Homily – August 28th, 2011
WHAT DOES IT PROFIT…. Matthew 16:26
Some sayings thrust at us. In the scripture we find phrases that catch us and force us to reflect on ourselves. From the lips of Jesus Christ we have zingers which wedge into our private conceits. Our Lord asks the disciples, “Who do people say that the Son of Man is?” and when they answer variously, Jesus tosses a zinger: “But who do you say that I am?”(Matt. 16:13-20). “I am the way and the life and the truth,” says Jesus. And our Lord tells Peter, “Get behind me, Satan! You are an obstacle to me. You are thinking not as God does, but as humans do” (Matthew 16:23). And Jesus also says, “Whoever wishes to come after me must deny himself, take up his cross, and follow me” (Matt. 16:24).
One zinger has influenced many people across centuries. “What profit would there be for one to gain the whole world and forfeit his life? Or what can one give in exchange for his life? (Matt. 16:26). This expression cuts more sharply in its classical expression: For what does it profit a man if he gains the whole world and suffers the loss of his soul?
That is a rhetorical question; it requires no response, for the answer appears readily, naturally, obviously. Furthermore, we recognize hyperbole, because I suspect that none of us envision gaining hugely, let alone possessing both the earth and the universe. Would we not settle to simply become the wealthiest person? We really would gladly settle to gain a bit, perhaps not actually achieving greatness, but reaching something on which we have set our desire.
In contrast with our Lord’s demand, we really would not sell our soul, not all of it, to be sure, but we might just slide into selling something of ourselves, some bit of pleasure, some gain in respect, some advance in others’ estimate, some rise above others.
Other people, however, have heard our Lord challenge them, and those people responded quite importantly.
Charles Magnus, Charlemagne (768-814) like other Frankish kings cooperated with the pope, for the pope needed his protection. This warrior king brought into his control what became the Latin Christian world. Yet control shifted from Rome to Aix-la-Chapelle or Aachen near the mouth of the Rhine River, and today our map shows that city to be in Germany. A ruler for forty-seven years, Charlemagne built in that city an octagonal Byzantine-Romanesque church, and here he was buried at age seventy-two. In the year 1000, Otto III opened the imperial tomb and found (it is said) the great emperor as he had been buried, sitting on a marble throne, robed and crowned as in life, the book of the Gospels on his knee and opened to this verse: “What does it profit a man to gain the whole world and suffer the loss of his soul?”
Among the challenged, Francis Xavier appears (1506-1552). He came from Spain in 1525 to the famous university in Paris, an able student with preliminary education. Here Xavier studied, a wealthy and capable young man, who enjoyed the intellectual life and who enjoyed the favors of Paris. Having graduated, and having succeeded in philosophical study, Xavier began teaching at Europe’s renowned center for education. The life of a professor beckoned.
Staying at the same college, Ignatius of Loyola became acquainted with Xavier—both, after all, had come from Basque families. Ignatius led Xavier through a spiritual retreat, and no verse from scripture so captured Francis Xavier as this: “What does it profit a man to gain the whole world and suffer the loss of his soul?” Xavier became a famous missionary. Christopher Marlowe (1564-1593) toward the end of the sixteenth century (c1589) produced the play Doctor Faustus. Weary of philosophy and theology, this professor turns to a devilish magic. “Tis magic,” says Faustus, “Magic that hath ravish’d me” (1:109). Mephistophilis, the agent of Lucifer, will do whatever Faustus will command. So Faustus imagines great doings.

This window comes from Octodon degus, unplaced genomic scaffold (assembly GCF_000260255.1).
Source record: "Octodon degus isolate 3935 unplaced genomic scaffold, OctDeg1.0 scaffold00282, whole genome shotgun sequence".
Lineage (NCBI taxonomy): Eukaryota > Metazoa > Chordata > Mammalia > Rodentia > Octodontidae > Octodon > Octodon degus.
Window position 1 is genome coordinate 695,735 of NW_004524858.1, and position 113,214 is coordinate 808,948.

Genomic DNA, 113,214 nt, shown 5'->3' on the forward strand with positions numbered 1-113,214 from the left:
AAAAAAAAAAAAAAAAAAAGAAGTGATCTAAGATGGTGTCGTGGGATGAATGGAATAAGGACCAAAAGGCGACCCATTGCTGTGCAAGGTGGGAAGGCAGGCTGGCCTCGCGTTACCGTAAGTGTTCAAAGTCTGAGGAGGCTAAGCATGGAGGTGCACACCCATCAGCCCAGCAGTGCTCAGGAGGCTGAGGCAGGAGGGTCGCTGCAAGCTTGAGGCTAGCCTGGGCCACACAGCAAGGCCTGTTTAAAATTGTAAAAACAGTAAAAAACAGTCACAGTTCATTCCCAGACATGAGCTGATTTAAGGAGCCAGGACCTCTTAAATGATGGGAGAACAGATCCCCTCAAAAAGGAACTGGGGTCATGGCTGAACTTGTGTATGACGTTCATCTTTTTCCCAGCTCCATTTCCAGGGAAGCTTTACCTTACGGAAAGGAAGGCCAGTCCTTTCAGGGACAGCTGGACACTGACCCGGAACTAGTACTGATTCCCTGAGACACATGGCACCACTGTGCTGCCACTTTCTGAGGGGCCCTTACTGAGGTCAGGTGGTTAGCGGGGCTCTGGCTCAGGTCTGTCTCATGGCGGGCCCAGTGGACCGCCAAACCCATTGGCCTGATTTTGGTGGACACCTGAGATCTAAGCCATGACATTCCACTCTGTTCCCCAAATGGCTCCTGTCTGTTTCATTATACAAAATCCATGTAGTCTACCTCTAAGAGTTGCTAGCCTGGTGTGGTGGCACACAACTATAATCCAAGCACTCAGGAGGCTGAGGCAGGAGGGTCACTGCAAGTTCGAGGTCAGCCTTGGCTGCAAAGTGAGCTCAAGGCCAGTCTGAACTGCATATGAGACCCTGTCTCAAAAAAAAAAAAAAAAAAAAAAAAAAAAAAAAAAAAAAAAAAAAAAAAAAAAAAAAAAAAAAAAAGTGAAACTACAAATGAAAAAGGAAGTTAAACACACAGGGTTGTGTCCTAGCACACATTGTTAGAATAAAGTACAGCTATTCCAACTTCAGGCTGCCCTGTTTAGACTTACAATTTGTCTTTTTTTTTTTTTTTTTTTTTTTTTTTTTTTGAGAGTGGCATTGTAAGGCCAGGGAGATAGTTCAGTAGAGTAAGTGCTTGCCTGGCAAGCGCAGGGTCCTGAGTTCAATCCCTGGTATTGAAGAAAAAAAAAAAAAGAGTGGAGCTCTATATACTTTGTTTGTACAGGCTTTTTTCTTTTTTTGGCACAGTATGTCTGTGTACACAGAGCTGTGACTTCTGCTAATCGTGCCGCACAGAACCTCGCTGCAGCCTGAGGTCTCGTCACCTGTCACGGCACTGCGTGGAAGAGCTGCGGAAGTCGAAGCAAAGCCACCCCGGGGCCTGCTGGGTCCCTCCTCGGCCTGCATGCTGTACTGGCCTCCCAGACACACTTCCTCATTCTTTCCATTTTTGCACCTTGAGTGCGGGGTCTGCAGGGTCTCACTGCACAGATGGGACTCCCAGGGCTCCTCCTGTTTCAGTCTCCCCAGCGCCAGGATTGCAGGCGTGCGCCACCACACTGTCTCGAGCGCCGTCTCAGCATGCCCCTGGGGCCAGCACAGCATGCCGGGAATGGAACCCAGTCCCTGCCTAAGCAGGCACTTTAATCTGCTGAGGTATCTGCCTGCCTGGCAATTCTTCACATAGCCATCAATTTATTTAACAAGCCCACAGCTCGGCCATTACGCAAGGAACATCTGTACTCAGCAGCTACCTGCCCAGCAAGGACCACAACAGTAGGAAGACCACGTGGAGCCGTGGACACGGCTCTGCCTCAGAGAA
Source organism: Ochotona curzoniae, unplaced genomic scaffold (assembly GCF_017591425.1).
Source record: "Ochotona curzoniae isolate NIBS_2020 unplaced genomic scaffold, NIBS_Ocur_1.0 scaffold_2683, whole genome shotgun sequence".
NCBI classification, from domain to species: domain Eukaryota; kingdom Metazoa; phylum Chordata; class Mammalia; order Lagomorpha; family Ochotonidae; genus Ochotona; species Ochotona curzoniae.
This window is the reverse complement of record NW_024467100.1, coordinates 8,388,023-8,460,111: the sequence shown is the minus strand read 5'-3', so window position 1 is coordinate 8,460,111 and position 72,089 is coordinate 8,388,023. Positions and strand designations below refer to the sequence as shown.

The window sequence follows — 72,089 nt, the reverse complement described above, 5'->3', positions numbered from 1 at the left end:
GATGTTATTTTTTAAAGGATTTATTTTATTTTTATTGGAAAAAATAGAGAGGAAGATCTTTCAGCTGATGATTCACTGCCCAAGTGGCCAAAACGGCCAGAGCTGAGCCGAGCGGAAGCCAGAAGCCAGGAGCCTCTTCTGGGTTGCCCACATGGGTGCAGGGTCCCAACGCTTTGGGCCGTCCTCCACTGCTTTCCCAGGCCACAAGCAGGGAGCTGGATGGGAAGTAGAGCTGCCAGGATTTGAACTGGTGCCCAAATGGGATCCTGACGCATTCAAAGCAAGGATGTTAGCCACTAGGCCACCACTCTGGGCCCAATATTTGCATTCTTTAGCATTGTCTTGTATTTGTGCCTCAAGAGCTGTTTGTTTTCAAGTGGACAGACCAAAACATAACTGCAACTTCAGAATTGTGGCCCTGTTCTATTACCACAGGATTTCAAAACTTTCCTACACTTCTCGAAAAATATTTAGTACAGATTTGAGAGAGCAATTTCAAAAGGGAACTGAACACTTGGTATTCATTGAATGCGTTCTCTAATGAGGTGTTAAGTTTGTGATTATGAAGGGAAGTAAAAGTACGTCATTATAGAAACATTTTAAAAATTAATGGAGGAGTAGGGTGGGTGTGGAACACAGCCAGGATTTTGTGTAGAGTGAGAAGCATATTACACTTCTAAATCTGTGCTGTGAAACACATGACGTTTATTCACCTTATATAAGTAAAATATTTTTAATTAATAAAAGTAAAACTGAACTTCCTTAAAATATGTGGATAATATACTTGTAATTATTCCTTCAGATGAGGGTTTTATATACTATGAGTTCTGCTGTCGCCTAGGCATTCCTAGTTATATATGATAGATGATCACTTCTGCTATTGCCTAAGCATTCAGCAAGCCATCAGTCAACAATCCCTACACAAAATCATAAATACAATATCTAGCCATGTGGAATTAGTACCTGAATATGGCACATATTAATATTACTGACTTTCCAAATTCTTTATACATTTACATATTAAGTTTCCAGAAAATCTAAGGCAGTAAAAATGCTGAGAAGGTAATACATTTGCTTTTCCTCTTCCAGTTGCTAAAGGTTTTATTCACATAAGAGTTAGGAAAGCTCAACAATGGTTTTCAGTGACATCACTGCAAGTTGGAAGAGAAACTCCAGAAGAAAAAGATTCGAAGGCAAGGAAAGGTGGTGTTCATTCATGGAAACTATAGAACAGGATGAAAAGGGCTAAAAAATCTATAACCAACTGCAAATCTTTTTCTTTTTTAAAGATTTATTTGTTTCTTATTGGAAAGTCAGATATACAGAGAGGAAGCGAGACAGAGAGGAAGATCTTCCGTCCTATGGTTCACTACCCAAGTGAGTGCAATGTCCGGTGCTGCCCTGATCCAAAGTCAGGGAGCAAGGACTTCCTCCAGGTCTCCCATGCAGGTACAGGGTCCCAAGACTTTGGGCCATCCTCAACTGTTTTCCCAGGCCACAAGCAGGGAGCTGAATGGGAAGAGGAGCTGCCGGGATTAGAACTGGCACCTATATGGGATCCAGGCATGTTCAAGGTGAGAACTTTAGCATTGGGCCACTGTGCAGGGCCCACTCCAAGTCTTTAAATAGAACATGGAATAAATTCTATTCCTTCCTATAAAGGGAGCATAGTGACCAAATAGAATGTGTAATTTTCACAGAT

Had I as many souls as there be stars,
I’d give them all for Mephostophilis.
By him I’ll be great emperor of the world,
And make a bridge through the moving air
To pass the ocean with a band of men;
I’ll join the hills that bind the Afric shore
And make that country continent to Spain;
And both contributory to my crown;
The Emperor shall not live but by my leave. (3:104-112).
Thus Faustus has obtained whatever in the world he wants, and Lucifer will give him twenty-four years of life, with Mephistophilis to do his bidding. At the end of twenty-four years, Faustus will be taken, body and soul, by Lucifer into eternal hell.
After this contract with the devil, Faustus experiences the seven cardinal sins, but oddly does not enjoy them. And the years pass. In the final scene, Faustus soliloquizes: Ah Faustus,
Now hast thou but one bare hour to live,
And then thou must be damn’d perpetually.
Stand still, you ever-moving spheres of heaven,
That time may cease, and midnight never come (19:134-137). But midnight strikes, and he who, through the devil’s agent Mephistophilis, gained the whole world now suffers the loss of his soul.
With Christopher Marlowe, Faustus experiences a gain over the emperor and a gain over the geography of Africa and of Spain, and he experiences whatever delight might be found in the seven deadly sins. That all occurs in a stage drama which makes me glad that Faustus is not me.
Yet in conscience I consider how in little things I have nickeled and dimed, given pieces of myself for unholy gain.
May the Father of our Lord Jesus Christ enlighten the eyes of our hearts. May we embrace His invitation to take up His cross and follow him (Matt. 16:27).